Ignore the Broadcasters! A Key Difference Between Twitter and TV

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Mathew Ingram had a great post yesterday on "the rise of the new information gatekeepers" in which he looked at how technology companies like Facebook, Google, and Apple increasingly control access to news and culture.

This morning, Steve Lawson, a bassist from Birmingham in the UK sent out a string of tweets that I think highlight a key difference between the old information ecosystem and the new one. Everyone can use the new system's infrastructure, regardless of their 'official' capacity. Here's what Lawson had to say:

The info gatekeepers thing is interesting, but the parameters are WAY more porous than before. TV/Magazines weren't "gameable". The web is. Cable access channels aside (Wayne's World!), you can't 'use' broadcast TV for your own ends & ignore the broadcasters. Here, there's choice. ...so while twitter controls trending algorithms, promoted tweets etc, we can still build sub-networks on the same infrastructure. So I can use twitter/G+/FB to spread indie music, without the need of their 'support' as such. We can reshare it, and build our own network. Same for news, activism, art, culture...there's still a curated 'bought' mainstream. But the alternative is on the same platform. That's new.

And propaganda thrust into a community looks way more dodgy than propaganda in a paid ad on TV. We're more sensitive to it here. The big worry? the implications of ad-funding as THE model. If all our actions are made possible by that, we're complicit or parasitic... We either 'pay our way' by buying the shit that gets advertised, or we are happy to let someone else's untrammeled consumption pay for us.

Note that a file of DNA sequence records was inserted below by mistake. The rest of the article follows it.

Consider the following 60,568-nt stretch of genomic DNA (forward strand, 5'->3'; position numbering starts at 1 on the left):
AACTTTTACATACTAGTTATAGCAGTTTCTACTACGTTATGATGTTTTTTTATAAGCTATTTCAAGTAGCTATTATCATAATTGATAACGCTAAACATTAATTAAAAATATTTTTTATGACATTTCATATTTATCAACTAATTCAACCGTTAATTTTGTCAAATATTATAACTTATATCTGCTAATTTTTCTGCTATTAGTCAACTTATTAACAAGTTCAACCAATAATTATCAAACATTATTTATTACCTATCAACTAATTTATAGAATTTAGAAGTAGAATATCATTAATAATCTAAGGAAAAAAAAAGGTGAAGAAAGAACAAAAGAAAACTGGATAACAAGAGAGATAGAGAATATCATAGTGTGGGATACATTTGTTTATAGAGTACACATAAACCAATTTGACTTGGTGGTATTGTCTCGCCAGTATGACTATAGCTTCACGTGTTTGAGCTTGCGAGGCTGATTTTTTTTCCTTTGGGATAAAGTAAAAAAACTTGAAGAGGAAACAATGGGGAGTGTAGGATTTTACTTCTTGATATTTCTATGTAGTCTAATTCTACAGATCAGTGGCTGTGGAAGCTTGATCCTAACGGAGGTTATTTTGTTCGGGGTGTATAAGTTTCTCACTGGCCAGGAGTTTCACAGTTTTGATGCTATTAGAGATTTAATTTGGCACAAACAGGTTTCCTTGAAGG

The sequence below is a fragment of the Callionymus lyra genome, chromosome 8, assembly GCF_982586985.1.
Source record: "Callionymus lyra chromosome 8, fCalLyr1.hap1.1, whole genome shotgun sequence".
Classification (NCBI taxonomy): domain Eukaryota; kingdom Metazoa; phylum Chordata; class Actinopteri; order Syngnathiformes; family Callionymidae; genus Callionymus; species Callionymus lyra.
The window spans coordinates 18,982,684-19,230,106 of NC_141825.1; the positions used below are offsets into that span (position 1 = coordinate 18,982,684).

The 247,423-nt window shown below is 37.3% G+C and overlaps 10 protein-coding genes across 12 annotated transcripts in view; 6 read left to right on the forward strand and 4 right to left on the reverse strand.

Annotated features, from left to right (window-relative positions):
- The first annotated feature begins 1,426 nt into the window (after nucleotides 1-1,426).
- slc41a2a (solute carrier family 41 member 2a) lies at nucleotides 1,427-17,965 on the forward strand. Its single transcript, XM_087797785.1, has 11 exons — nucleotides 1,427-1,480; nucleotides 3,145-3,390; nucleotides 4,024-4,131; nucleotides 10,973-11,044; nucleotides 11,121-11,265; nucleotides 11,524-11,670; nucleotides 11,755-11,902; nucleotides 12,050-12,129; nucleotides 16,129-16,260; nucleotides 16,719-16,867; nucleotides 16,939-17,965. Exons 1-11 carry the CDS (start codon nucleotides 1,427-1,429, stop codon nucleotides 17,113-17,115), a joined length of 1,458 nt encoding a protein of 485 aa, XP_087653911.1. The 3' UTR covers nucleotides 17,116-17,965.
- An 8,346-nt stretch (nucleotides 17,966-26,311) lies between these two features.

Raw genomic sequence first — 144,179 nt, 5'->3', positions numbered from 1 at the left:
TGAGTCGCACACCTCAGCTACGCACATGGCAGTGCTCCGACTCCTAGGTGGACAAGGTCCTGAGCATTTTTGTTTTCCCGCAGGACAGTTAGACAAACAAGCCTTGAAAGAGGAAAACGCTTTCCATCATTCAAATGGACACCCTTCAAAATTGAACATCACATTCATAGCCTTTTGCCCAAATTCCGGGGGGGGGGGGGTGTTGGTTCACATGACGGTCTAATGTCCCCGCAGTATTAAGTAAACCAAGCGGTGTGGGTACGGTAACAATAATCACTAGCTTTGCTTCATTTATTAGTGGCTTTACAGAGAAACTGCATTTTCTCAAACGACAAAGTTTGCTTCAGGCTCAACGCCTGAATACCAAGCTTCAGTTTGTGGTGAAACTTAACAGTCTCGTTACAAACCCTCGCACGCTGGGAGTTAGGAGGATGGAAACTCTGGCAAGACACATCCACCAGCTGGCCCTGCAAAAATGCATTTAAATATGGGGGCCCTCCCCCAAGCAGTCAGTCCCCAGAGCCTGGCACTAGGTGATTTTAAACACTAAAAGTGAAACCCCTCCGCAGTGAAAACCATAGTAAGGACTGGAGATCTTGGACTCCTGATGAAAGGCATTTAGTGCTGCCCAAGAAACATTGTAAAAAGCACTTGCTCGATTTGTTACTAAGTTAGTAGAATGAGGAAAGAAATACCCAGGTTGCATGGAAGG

What I think this analysis shows is that a simple recognition that there information gatekeeping remains does not mean that the new way of doing things is equivalent to the old way of doing things. The details of the system matter.

There's also something of a nerdy alternative media rallying cry in there: Ignore the broadcasters! Build the sub-network!

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Alexis C. Madrigal

Alexis Madrigal is a senior editor at The Atlantic, where he oversees the Technology Channel. He's the author of Powering the Dream: The History and Promise of Green Technology. More

The New York Observer calls Madrigal "for all intents and purposes, the perfect modern reporter." He co-founded Longshot magazine, a high-speed media experiment that garnered attention from The New York Times, The Wall Street Journal, and the BBC. While at Wired.com, he built Wired Science into one of the most popular blogs in the world. The site was nominated for best magazine blog by the MPA and best science Web site in the 2009 Webby Awards. He also co-founded Haiti ReWired, a groundbreaking community dedicated to the discussion of technology, infrastructure, and the future of Haiti.

He's spoken at Stanford, CalTech, Berkeley, SXSW, E3, and the National Renewable Energy Laboratory, and his writing was anthologized in Best Technology Writing 2010 (Yale University Press).

Madrigal is a visiting scholar at the University of California at Berkeley's Office for the History of Science and Technology. Born in Mexico City, he grew up in the exurbs north of Portland, Oregon, and now lives in Oakland.

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